Sooty Shearwaters (Puffinus griseus, also known as Titi
or the muttonbird) are medium-sized burrow nesting seabirds
that breed on New Zealand's off-shore islands with a small
number still attempting to nest on the mainland.
Breeding colonies of Sooty Shearwaters are found around
the coasts of Southern South America and South-east
Australia. They are the commonest seabird in the New Zealand
Breeding range of Sooty Shearwaters within New Zealand
extends from the Three Kings Islands (34 S,172 E) to
Maquarrie Island (54 S, 159 E).
Breeding abundance in New Zealand centers around islands
in Foveaux Strait and islands adjacent to Rakiura (Stewart
Island, New Zealand's third largest island). Large
populations are also found on The Snares, with smaller
populations on other New Zealand Sub Antarctic Islands,
Chatham Islands, Antipodes, Auckland Island, Campbell Island
and Macquarie Island .
Sooty Shearwaters are vulnerable to mammalian predation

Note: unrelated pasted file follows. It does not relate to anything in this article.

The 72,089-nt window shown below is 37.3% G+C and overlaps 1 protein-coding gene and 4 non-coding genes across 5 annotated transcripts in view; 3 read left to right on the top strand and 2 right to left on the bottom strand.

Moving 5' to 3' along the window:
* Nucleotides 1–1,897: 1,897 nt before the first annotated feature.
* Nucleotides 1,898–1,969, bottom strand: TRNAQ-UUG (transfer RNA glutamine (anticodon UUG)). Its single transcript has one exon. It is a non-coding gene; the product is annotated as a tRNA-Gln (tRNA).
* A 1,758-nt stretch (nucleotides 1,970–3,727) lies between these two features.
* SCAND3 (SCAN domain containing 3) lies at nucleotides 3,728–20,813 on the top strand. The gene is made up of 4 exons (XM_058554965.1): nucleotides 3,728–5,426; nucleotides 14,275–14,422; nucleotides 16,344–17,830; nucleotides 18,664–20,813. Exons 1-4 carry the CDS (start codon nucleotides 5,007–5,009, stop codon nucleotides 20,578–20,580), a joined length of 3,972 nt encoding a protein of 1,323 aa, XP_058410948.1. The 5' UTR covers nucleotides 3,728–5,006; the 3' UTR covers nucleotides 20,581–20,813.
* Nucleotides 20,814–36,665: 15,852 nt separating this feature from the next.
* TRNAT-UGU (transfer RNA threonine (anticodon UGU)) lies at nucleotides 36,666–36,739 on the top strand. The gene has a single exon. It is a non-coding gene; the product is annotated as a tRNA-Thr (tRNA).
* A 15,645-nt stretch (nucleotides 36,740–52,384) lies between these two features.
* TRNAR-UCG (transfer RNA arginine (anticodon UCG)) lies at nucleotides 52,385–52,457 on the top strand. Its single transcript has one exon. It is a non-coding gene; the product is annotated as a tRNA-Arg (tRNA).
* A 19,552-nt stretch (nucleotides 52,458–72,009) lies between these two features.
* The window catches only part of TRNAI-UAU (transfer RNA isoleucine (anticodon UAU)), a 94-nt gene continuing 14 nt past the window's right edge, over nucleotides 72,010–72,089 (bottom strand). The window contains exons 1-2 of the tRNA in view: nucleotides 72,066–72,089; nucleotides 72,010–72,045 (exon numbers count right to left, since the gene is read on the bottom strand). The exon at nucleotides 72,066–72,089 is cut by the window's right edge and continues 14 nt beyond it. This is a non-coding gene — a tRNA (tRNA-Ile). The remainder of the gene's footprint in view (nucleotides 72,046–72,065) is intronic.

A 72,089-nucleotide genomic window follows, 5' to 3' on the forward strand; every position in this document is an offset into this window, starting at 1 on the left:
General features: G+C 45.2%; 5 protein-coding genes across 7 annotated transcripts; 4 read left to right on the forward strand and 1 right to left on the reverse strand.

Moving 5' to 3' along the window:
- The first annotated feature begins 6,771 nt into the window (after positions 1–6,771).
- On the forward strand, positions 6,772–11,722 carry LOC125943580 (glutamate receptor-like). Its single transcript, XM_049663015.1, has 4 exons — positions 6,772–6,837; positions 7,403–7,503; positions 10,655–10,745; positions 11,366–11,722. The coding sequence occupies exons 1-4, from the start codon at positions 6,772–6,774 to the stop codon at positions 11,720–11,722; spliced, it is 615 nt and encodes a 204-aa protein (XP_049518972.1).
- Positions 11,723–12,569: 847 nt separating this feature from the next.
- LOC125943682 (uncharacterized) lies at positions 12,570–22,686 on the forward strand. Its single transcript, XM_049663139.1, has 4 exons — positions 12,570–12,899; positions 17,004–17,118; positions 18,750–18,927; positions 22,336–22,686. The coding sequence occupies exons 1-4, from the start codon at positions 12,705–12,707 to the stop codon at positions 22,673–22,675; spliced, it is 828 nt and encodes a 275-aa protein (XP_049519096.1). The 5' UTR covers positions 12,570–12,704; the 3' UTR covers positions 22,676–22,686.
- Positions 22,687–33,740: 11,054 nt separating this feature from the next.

and as they lay one egg per year have a low annual
productivity. Colonies on the offshore islands have remained
large but colonies on the mainland have either contracted or
Sooty Shearwaters return to the colony after 3-4 years,
however the majority of Sooty Shearwaters do not breed until
5-7 years of age. The maximum longevity recorded is 34
years, supported by the recapture of 2 banded adults from
The Snares in the 1999-2000 breeding season.
Both breeding and non breeding birds return to the colony
in late September or early October for courtship and
preparation of burrows which may extend from 0.4 m to 4
meters in length. On average an adult Sooty Shearwater
weighs 819=76 grams.
When on land, Sooty Shearwaters are almost entirely
nocturnal, landing at dusk in the cover of darkness and
returning to the sea at dawn. Each breeding pair lays a
single egg, which is not replaced if lost or damaged.
Incubation is for approximately 53 days, the chick hatching
and spending the next 86-106 days in the burrow before
emerging, stretching wings and fledging from mid April to
late May, migrating to the Northern hemisphere. Further
information is available at http://nzbirds.com/Titi.html